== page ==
Ashes are of the old age. We wear them briefly to remind ourselves of what we are in ourselves, what Christ became for us: sin, and death, which is always where sin ends. “Dust you are, and to dust you shall return” are the words of the curse. By such reminders, perhaps we can learn to number our days aright and get a heart of wisdom. But ashes are only a reminder. They do nothing. They change nothing. Ashes on your forehead will not change your heart or your actions. We control symbols; we make them mean whatever we want them to mean. Like ashes. But Lent, along with the entire Church year, are not about mere symbols. They are about the reality of reconciliation in Jesus. In fact, while the Church must speak the word of death to sin and sinners so that each one of us may know the depth of our adultery with the world and our unfaithfulness toward God, that is not the reason the Church exists. You can see symbols of death and sin all around you, from the ways your body does and will continue to betray you; to the fact that, no, we can’t all just get along. We deal in sin and death, and the Church simply has to point it out. No, the reason the Church exists, the reason Christ put His word in the mouths of apostles and prophets and evangelists and pastors is one thing: reconciliation. The Church exists to constantly and continually, no matter what happens, to put to you a single word: for the sake of Christ, be reconciled to God. You have His own promise through the mouth of Isaiah: “In an acceptable time I listened to you and in the day of salvation I helped you.” Look! Now is the favorable time! See! Now is the day of salvation! “[T]hese are the days of redemption, this is the time…of heavenly medicine, when we shall be able to heal every stain of our vices and all the wounds of our sins” (Maximus of Turin, ACCS, 1-2 Corinthians, 253). The Church exists because it is in her midst where the unfaithful are made faithful, the adulterous chaste, the sinner holy, not in themselves—at least until the resurrection—but always in Christ. Symbols like ashes are things we can make what we’d like, but not so with the actual means of grace God has given us:

The Lord’s sacraments are under His control, His mandate and institution, and they actually are what they say they are, even if they don’t look like it or we don’t feel like it. Baptism isn’t a symbol of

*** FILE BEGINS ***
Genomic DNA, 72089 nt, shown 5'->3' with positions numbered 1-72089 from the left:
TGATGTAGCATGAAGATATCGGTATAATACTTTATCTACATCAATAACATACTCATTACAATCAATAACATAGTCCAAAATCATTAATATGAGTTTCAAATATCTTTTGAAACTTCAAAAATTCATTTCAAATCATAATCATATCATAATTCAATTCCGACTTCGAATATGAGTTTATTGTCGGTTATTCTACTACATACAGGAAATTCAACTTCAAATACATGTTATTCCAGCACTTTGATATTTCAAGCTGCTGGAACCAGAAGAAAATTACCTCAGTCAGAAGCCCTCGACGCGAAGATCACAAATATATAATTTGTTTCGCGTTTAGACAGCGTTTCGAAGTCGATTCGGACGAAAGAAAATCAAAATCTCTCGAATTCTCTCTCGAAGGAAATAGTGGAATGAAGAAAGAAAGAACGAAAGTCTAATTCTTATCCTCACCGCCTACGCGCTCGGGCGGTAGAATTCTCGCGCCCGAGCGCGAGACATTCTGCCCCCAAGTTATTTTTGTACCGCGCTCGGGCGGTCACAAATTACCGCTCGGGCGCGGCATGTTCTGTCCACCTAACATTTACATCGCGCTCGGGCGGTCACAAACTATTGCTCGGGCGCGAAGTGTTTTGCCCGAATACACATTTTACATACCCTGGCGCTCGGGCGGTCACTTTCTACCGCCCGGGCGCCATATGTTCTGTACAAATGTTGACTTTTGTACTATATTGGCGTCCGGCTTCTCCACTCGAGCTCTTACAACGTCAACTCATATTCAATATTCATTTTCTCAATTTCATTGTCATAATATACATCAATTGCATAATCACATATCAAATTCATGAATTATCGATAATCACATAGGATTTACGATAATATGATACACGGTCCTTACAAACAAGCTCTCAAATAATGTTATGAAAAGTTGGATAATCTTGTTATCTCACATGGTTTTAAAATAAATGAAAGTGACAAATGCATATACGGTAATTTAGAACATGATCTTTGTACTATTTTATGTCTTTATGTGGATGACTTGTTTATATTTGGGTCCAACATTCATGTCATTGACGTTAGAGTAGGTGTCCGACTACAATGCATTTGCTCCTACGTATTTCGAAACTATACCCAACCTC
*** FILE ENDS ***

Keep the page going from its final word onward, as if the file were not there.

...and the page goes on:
rebirth, it actually is your rebirth. The Lord’s Supper isn’t a symbol of Christ’s Body and Blood as food and drink, it actually is that. Holy Absolution isn’t a symbolic gesture of forgiveness, it actually is forgiveness. You actually are forgiven as those absolving words enter your ears and perfuse your mind and heart” (Pr. William Cwirla,

God is in Christ reconciling the world to Himself, as His word of reconciliation goes out in the mouths and bodies of those who are in Christ, where He has caused the new creation to take root and grow. He has put in us the Word of reconciliation (2 Corinthians 5:19), made us ambassadors of this Word, and ambassadors can only speak and act as their Lord has given them to speak and act. According to the Gospel, Jesus has no enemies. According to the Gospel, we also have no enemies now. Wash your heads, serve your neighbors, love your enemies. Forgive those who have sinned against you. Speak mercy instead of hatred. Because God is in Christ reconciling the world to Himself, in Christ He does not count your sins against you. They have already been counted against Christ. Do not count anyone else’s sins against him, either. Those sins, also, have been counted against Christ. This is the very ministry of reconciliation, acted out by God’s own command in water, word, bread, and wine. “You are in an embassy of reconciliation. You have come to the ministry of reconciliation, where enemies are declared friends, where weapons are checked at the door, where the flag of the King of kings flies high declaring the mercy of the cross. You have been rescued from the dust of death by the second Adam, Jesus the Christ, who in His own perfect, human flesh went down into the dust of your sin, your death, your grave, to pull you up from the dust. Dust you are, and to dust you will return. Yes. This is most certainly true. But there is a yet greater truth: From the dust you shall rise to eternal life in Christ Jesus, who though sinless became your sin, so that in Him you might become the righteousness of God. He has washed away the dirt of your death in your Baptism. He has cleansed your lips and your life with His own Body and Blood. He has forgiven your sins. He has given you a new heart, beating the rhythm of His own heart that was broken to save you. He has given you a life you could not have on your own, a life overflowing with the undeserved mercy of God. He has taken away those rough garments of sackcloth, the itchy abrasiveness of sin, and swapped them with a seamless white robe of righteousness” (Cwirla, ibid.)

In the Name of the Father and of the Son and of the Holy Spirit. Amen. “And the peace of God, which surpasses all understanding, will guard your hearts and your minds in Christ Jesus” (Philippians 4:7, ESV). Amen.

Pr. Timothy Winterstein, 2/13/13